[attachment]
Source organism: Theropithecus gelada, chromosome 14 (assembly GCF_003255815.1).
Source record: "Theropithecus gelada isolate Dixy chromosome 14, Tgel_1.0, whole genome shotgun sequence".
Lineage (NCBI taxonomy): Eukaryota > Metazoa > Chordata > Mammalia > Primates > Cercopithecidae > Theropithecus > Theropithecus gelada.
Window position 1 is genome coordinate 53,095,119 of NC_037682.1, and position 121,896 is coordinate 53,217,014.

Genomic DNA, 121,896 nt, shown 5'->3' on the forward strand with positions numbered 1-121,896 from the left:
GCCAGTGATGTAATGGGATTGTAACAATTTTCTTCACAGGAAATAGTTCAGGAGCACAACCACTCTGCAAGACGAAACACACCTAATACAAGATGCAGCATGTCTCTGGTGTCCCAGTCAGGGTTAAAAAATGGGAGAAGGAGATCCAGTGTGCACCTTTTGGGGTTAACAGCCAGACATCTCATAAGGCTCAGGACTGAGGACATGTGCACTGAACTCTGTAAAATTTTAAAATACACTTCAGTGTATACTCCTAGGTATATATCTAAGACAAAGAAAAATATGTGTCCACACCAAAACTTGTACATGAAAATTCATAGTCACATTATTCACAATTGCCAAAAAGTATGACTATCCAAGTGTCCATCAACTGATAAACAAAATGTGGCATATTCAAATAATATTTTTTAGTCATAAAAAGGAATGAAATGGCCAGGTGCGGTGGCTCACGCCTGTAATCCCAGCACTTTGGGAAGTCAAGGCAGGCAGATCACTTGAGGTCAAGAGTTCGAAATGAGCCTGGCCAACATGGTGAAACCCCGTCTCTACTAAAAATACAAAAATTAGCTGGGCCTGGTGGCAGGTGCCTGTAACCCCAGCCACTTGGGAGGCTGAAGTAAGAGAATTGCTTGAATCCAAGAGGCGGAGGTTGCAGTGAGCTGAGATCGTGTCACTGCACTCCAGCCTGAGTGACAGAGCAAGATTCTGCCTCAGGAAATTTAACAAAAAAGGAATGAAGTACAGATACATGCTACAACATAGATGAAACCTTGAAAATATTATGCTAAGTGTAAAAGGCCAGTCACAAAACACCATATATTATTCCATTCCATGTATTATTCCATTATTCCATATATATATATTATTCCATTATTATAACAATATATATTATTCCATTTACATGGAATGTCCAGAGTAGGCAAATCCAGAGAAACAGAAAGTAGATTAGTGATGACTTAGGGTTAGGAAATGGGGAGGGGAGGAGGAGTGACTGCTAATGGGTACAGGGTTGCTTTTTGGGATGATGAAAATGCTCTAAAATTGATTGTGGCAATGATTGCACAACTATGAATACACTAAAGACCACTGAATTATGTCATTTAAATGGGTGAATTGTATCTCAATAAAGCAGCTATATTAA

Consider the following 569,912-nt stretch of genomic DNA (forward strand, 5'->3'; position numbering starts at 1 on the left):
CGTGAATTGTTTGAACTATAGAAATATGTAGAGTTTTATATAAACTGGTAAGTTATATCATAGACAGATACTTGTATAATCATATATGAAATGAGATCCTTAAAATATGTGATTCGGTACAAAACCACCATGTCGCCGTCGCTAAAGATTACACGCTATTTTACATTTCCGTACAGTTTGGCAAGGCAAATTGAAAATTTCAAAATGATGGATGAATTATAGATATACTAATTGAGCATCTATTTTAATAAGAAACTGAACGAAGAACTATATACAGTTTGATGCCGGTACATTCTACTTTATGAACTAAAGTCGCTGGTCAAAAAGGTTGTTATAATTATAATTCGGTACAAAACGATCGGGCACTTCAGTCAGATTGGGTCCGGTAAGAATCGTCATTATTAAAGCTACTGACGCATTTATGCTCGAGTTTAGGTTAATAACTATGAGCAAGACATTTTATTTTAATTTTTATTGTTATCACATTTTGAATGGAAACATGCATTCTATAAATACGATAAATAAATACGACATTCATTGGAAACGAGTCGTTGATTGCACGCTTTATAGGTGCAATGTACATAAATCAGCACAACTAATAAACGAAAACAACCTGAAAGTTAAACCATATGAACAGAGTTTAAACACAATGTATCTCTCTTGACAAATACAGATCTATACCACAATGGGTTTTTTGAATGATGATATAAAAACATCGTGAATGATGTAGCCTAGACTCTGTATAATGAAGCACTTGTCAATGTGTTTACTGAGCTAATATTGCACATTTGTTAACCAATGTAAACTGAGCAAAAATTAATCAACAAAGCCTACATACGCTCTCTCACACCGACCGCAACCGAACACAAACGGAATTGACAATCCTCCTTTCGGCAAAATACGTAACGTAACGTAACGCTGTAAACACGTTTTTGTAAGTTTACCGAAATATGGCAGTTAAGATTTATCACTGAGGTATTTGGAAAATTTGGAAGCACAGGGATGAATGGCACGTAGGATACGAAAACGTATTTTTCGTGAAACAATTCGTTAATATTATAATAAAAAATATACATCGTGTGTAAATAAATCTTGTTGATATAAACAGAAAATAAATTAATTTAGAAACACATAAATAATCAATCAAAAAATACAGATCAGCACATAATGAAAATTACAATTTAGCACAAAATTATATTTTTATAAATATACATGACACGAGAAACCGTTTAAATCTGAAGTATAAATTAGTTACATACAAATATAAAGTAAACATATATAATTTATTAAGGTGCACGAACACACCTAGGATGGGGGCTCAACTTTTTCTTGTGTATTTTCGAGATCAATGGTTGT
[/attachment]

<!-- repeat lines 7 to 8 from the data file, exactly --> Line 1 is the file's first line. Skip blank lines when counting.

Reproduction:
Consider the following 569,912-nt stretch of genomic DNA (forward strand, 5'->3'; position numbering starts at 1 on the left):
CGTGAATTGTTTGAACTATAGAAATATGTAGAGTTTTATATAAACTGGTAAGTTATATCATAGACAGATACTTGTATAATCATATATGAAATGAGATCCTTAAAATATGTGATTCGGTACAAAACCACCATGTCGCCGTCGCTAAAGATTACACGCTATTTTACATTTCCGTACAGTTTGGCAAGGCAAATTGAAAATTTCAAAATGATGGATGAATTATAGATATACTAATTGAGCATCTATTTTAATAAGAAACTGAACGAAGAACTATATACAGTTTGATGCCGGTACATTCTACTTTATGAACTAAAGTCGCTGGTCAAAAAGGTTGTTATAATTATAATTCGGTACAAAACGATCGGGCACTTCAGTCAGATTGGGTCCGGTAAGAATCGTCATTATTAAAGCTACTGACGCATTTATGCTCGAGTTTAGGTTAATAACTATGAGCAAGACATTTTATTTTAATTTTTATTGTTATCACATTTTGAATGGAAACATGCATTCTATAAATACGATAAATAAATACGACATTCATTGGAAACGAGTCGTTGATTGCACGCTTTATAGGTGCAATGTACATAAATCAGCACAACTAATAAACGAAAACAACCTGAAAGTTAAACCATATGAACAGAGTTTAAACACAATGTATCTCTCTTGACAAATACAGATCTATACCACAATGGGTTTTTTGAATGATGATATAAAAACATCGTGAATGATGTAGCCTAGACTCTGTATAATGAAGCACTTGTCAATGTGTTTACTGAGCTAATATTGCACATTTGTTAACCAATGTAAACTGAGCAAAAATTAATCAACAAAGCCTACATACGCTCTCTCACACCGACCGCAACCGAACACAAACGGAATTGACAATCCTCCTTTCGGCAAAATACGTAACGTAACGTAACGCTGTAAACACGTTTTTGTAAGTTTACCGAAATATGGCAGTTAAGATTTATCACTGAGGTATTTGGAAAATTTGGAAGCACAGGGATGAATGGCACGTAGGATACGAAAACGTATTTTTCGTGAAACAATTCGTTAATATTATAATAAAAAATATACATCGTGTGTAAATAAATCTTGTTGATATAAACAGAAAATAAATTAATTTAGAAACACATAAATAATCAATCAAAAAATACAGATCAGCACATAATGAAAATTACAATTTAGCACAAAATTATATTTTTATAAATATACATGACACGAGAAACCGTTTAAATCTGAAGTATAAATTAGTTACATACAAATATAAAGTAAACATATATAATTTATTAAGGTGCACGAACACACCTAGGATGGGGGCTCAACTTTTTCTTGTGTATTTTCGAGATCAATGGTTGT